Diane: Thank you. I want to invite Dr. Rhea Paul now to join our conversation.
Dr. Rhea Paul: Hi Diane.
Diane: Hi Rhea. Dr. Paul is Professor Amerada at Southern Connecticut State University and Professor and Director of the Communication Disorder Section of the Developmental Disabilities Program at the Yale Child Studies Center. She is currently engaged in a five-year research program on communication issues for young people with autism funded by a mid-career development award from the National Institute on Deafness and other Communication Disorders. She’s also principal investigator at the Yale Autism Center of Excellence and Dr. Paul is a fellow of ASHA. Dr. Paul, you too are a pioneer in conducting studies of late talking children. What does your research show about the outcomes of late talkers and preschoolers with specific language impairment?
Dr. Paul: Well I think that Professor Rescorla’s work is very illuminating in helping us to understand late talking children, and she has taken the work that was been done in the 80’s and 90’s a very important step forward. What my early work, following children to age seven, showed and what Professor Rescorla’s extension of this work into adolescence has now taught us is that the majority of children who are late to start talking will outgrow this slow start and they’ll learn to read, and they’ll be able to function adequately throughout their school years. And this should be a message that we can give to parents to really reassure them that most late takers will do okay. There are some important reservations for this picture though, and I think Dr. Rescorla alluded to some of them. First, the results of our research apply to children whose delays are in expressive language only. Parents who have concerns that go beyond talking, such as problems with seeing or hearing or problems with motor development, social interaction, or behavioral and emotional concerns, should really be assertive about obtaining in-depth assessment for their toddlers. Secondly, these results apply only to children who come from supportive families, stable caretaking environments that are provided by adults who aren’t themselves undergoing extreme stress. And by extreme stress I mean things like poverty, substance abuse, or mental illness. Families with children who are late talkers that have these sorts of risk are families that are going to need more intensive help to get their children on the right track.
Diane: Dr. Paul, ASHA’s Committee on the Role of Speech Language Pathologists and Early Intervention recently developed a series of four documents that review research on intervention and highlight some key early intervention principals. Now some of these late talking children will need early intervention. Dr. Paul, as a member of that committee that developed those documents, I’d like you to speak to some of these guiding principals. The first one is that services are family centered and culturally and linguistically responsive.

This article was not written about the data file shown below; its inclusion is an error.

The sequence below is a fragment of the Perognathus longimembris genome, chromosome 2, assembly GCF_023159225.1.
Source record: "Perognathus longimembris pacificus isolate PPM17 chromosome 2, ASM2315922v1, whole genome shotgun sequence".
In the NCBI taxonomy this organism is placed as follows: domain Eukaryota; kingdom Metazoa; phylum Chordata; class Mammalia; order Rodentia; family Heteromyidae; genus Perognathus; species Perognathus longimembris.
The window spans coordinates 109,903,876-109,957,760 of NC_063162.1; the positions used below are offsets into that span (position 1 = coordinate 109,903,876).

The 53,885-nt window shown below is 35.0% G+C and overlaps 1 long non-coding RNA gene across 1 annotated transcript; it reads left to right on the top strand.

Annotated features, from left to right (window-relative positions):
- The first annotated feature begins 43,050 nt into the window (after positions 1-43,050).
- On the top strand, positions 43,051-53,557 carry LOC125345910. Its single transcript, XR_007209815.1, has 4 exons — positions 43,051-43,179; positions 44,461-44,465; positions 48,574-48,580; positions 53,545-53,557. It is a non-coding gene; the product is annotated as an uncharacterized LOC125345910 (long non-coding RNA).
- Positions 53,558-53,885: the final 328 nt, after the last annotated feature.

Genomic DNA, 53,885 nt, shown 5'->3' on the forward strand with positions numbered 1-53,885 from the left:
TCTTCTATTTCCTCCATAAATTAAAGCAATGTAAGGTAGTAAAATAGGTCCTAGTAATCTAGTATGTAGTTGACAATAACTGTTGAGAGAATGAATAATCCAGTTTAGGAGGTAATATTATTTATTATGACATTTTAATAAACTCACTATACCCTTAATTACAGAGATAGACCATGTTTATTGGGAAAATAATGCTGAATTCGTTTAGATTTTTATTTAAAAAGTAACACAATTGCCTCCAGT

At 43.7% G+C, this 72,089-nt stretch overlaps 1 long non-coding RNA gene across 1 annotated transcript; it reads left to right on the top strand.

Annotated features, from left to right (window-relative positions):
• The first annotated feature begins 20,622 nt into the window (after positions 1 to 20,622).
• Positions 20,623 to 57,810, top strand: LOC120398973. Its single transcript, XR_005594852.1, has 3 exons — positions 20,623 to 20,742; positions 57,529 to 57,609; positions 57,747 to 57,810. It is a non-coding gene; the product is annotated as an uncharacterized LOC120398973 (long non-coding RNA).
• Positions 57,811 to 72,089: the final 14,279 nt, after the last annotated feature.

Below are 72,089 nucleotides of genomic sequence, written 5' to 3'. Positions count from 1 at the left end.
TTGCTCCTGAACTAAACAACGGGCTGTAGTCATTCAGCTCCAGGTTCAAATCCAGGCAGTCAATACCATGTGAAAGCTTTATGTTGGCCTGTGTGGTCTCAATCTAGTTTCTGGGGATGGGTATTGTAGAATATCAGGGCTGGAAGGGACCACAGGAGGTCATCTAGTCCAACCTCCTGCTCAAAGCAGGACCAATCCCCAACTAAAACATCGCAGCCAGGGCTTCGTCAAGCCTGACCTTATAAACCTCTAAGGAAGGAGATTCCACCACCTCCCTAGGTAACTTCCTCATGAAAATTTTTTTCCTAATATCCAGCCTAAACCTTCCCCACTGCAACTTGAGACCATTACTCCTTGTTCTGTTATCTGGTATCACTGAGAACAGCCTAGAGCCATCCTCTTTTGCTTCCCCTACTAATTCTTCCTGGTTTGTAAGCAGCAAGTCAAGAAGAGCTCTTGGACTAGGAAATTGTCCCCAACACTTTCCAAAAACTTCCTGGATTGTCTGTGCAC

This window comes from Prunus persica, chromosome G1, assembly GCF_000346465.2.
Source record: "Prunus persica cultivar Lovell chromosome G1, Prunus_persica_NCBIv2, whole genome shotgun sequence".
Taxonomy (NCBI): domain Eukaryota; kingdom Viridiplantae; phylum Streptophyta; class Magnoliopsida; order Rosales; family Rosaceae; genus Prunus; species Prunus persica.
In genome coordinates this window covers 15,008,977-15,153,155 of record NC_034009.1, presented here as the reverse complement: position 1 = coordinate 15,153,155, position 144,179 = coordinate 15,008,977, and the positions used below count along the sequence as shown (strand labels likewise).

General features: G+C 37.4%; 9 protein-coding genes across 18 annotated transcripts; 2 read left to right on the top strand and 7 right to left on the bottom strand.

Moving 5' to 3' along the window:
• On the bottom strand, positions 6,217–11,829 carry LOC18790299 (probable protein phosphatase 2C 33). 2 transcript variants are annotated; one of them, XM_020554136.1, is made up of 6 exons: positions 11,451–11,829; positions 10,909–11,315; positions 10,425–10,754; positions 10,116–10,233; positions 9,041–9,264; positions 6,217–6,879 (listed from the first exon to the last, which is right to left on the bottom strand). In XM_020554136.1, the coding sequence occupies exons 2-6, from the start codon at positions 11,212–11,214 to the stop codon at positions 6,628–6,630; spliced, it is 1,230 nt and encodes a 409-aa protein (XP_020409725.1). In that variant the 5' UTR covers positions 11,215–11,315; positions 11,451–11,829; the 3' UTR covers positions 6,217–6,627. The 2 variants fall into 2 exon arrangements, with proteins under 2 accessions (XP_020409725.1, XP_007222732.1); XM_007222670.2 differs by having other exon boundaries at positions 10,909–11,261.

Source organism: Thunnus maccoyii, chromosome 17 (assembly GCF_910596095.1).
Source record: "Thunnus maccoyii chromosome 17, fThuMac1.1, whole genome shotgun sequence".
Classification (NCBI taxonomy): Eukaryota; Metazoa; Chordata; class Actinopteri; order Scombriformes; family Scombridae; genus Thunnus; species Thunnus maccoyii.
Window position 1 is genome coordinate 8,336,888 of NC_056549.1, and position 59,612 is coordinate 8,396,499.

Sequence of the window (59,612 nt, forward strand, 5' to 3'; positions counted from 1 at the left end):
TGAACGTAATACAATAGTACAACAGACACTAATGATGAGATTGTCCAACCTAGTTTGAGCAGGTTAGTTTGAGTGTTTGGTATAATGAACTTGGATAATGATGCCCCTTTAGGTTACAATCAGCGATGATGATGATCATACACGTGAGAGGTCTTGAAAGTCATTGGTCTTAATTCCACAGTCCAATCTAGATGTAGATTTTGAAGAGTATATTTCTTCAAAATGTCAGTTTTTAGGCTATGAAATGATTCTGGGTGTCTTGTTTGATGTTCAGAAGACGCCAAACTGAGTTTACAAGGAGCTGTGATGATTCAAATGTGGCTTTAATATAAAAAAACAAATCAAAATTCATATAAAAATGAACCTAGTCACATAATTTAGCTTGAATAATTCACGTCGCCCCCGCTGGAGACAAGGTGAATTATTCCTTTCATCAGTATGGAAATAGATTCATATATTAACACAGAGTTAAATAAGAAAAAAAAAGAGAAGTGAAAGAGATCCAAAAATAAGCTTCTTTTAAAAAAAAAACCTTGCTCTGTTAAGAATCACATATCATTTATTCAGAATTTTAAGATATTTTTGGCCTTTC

Dr. Paul: Yes, I think this tells us that when services are necessary for a child under three the intervention team really has to work intimately with the family to help determine what are the most important skills that this child needs to learn in this family, in the environment in which they live. We need to think about language the child needs to learn as a first language. It may be English; in some families it may be another language and how can we address that need. And finally we need to think about ways to make the intervention coherent with the family’s own child rearing style and values, so this principal just tells us that we need to work closely with families to make sure that the services we provide make sense to them, and fit in with the way they raise their children.
Diane: Thanks. Now the second principal is that services are developmentally supportive and promote children’s participation in their natural environment.
Dr. Paul: This means that all the early intervention services we provide need to help children with disabilities do what other children the same age are doing. Play with the same kind of toys, not special toys, use the same kinds of words, not strange baby-talk words, and we also need to find ways to help children function in the everyday environments that other toddlers find themselves in. By that I mean at home, in daycare centers, on playgrounds, at churches, anywhere children of this age would normally be found, we want children in early intervention to learn ways of functioning.
Diane: And then the third principal is that services are comprehensive, coordinated and team based.
Dr Paul: For us as speech language pathologists this means that early intervention specialists from different backgrounds and disciplines need to work together, that because we know most about speech and language development, we need to help out colleagues understand the ways in which speech and language skills support all other areas of development. Sometimes we need to share our skills with others, and sometimes we need to demarcate what we’re best at doing. In general it means that early intervention providers, including the family as part of the team need to work together to make sure the child’s needs are being met.